Isaiah 52: 7-10; Hebrews 1: 1-6; John 1: 1-18;

(Shorter Version John 1: 1-5, 9-14)

by Jude Siciliano, OP

Dear Preachers:

Merry Christmas lovers of God’s Word!

The Isaiah reading is a favorite for many readers of the Hebrew Scriptures. It certainly breaks a stereotype. You know, the one that describes the "God of the Old Testament" as harsh, judging and quick to punish. In contrast people describe the "New Testament God" as the kind and benevolent God who took pity on us and sent us Jesus to save the world from it’s sin. It is as if, at the end of the Old Testament, God went to an anger management counselor and learned to be kind and forgiving and thus became the benevolent God of the New Testament. Forgive my spoofing tendency, but I still hear this "two-God-split" when people speak of the biblical God.

Israel had been in Babylonian exile for over a generation. The capital and holy city Jerusalem were in ruins and the Temple torn down. Even if they could return to their land they would find it in ruins. Weren’t they supposed to be God’s chosen people and wasn’t their Temple supposed to be the dwelling place of the living God? What went wrong? Had God deserted them? And if so, why?

Well, there was plenty of reason for God to abandon and punish Israel. The "God of the Old Testament" would have had a good case against them. Their misplaced political alliances had gotten them defeated. From their religious perspective they would have seen their plight as a punishment for abandoning God in favor of earthly powers. But the true God is about to shine forth for them and come to their rescue. Isaiah’s words are charged with excitement as he pictures the good news coming to the people in the form of a herald. These messengers would bring news from a battle back to awaiting people. A messenger could be killed for bringing bad news.

But the prophet-messenger is announcing good news: God is intervening on the people’s behalf, rolling up sleeves ("the Lord has bared his arm") to help a depleted and dispirited people. Sometimes God is depicted in maternal images to underline God’s tender care. But the people are enslaved and need a powerful, strong-armed intervention on their behalf and that is what Isaiah is promising. God is coming with help. Can you hear the excitement as Isaiah becomes a cheerleader for God? "Break out together in song O ruins of Jerusalem!" Isaiah is a gospel prophet announcing the good news of salvation. In their history the people have known God as their Redeemer, a God who saves from impossible situations. And that is what they were in… an impossible situation!,

We can pause here, before moving to the gospel, to reflect on what restoration and deliverance we need in our lives right now. How are we experiencing exile from the person we want to be and ought to be?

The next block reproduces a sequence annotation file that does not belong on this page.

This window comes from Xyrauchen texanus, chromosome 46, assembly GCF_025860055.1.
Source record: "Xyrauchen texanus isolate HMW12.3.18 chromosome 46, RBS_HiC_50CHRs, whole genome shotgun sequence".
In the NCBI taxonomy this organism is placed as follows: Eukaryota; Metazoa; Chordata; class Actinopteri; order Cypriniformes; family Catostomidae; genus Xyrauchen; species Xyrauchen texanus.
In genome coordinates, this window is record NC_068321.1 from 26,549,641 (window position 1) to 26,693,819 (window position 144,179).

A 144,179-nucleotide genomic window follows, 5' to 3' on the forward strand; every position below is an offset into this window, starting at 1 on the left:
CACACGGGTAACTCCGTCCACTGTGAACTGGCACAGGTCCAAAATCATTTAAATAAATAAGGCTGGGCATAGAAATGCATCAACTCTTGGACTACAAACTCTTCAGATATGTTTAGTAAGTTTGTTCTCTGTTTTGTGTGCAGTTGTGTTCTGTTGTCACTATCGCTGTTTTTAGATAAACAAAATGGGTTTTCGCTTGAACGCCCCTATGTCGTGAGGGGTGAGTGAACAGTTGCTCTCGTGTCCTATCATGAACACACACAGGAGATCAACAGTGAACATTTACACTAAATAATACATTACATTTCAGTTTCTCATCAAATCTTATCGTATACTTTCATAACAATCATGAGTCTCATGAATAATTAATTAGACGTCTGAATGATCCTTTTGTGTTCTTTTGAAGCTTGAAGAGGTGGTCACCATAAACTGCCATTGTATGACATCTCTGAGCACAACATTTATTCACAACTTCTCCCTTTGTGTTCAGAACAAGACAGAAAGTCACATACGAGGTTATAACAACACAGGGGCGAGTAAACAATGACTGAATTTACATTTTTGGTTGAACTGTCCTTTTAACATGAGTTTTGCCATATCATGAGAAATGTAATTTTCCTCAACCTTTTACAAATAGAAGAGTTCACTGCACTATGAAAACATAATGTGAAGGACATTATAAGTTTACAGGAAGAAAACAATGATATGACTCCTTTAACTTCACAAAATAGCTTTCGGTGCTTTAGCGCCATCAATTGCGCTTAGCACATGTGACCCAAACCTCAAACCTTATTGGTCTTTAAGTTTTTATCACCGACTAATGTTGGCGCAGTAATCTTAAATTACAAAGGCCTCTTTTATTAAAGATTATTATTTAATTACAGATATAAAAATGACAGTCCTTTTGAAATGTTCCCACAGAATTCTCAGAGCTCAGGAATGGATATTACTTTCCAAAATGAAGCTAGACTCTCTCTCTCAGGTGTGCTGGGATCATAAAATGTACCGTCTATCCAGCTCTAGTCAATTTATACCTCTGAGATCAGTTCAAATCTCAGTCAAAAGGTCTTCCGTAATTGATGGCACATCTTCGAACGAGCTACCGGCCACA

It seems in each parish where I preach I meet Catholics so scandalized by the clergy sexual abuse of minors that they have gone into a voluntary exile from the church – a church they feel is in ruins, similar to the destroyed Temple and city of Jerusalem the defeated Israelites experienced. In the mess we church people are in we can ask with the Israelites: "Where are you O God? Come to our rescue for only you can save us!" We claim the promise Isaiah makes to us: God has seen our plight, is rolling up sleeves and is coming to help.

Each of the Gospels begins with its own take on how God comes to us in the flesh of Jesus Christ. Today as we celebrate the birth of Christ we have John’s insight into the significance of what God has done and is doing for us now. Wouldn’t one of the Nativity stories have been more appropriate today, instead of what sounds like a dry, philosophical take on Christ’s birth?

In, "Jesus: A Gospel Portrait" (New York: Paulist Press, 1992, p.27), Donald Senior, C.P., tells us that John:

"...reaches back into the vastness of the universe before creation and time began, into the very life of God, and there finds the ultimate origin of Jesus (Jn 1:1-18). The "word" spoken by God, a word that perfectly expresses God’s love, arches into time and creation and takes flesh. Jesus’ life and ministry began in the timeless love of God for the world.

When we want to assure someone we will be faithful to them, or that we are telling them the truth we say, "I give you my word." Which is what God has done, spoken God’s Word into human flesh in Jesus Christ. God has made a promise to us humans: "I give you my Word – my Son Jesus Christ." That is the attractive and compelling truth of the Incarnation. And that is what makes today’s gospel so attractive to us.

The beginning of John’s Gospel is a profound statement about Jesus, which is also echoed in our reading from Hebrews which ends, "Let all the angels of God worship him." In both readings the preexistence of Christ is clearly stated; Christ was an agent of creation. The Word was there at the beginning – which might sound lofty and detached – except the pre-existing Word entered our history, lived our life, was rejected and died. The evangelist sums it up, "And the Word became flesh and made his dwelling among us…." Another translation puts it this way: the Word "pitched a tent" among us. The "tent" is a reminder of the tabernacle, God’s dwelling place, as the people traveled away from Egyptian slavery. Where is our God? God is a "tent dweller," who in Jesus, travels with us through whatever wilderness we find ourselves.

Our contemplative Dominican sisters sent us a prayer for Christmas:

"May the Word of God

spoken through each of our lives

bring love and peace to the world."


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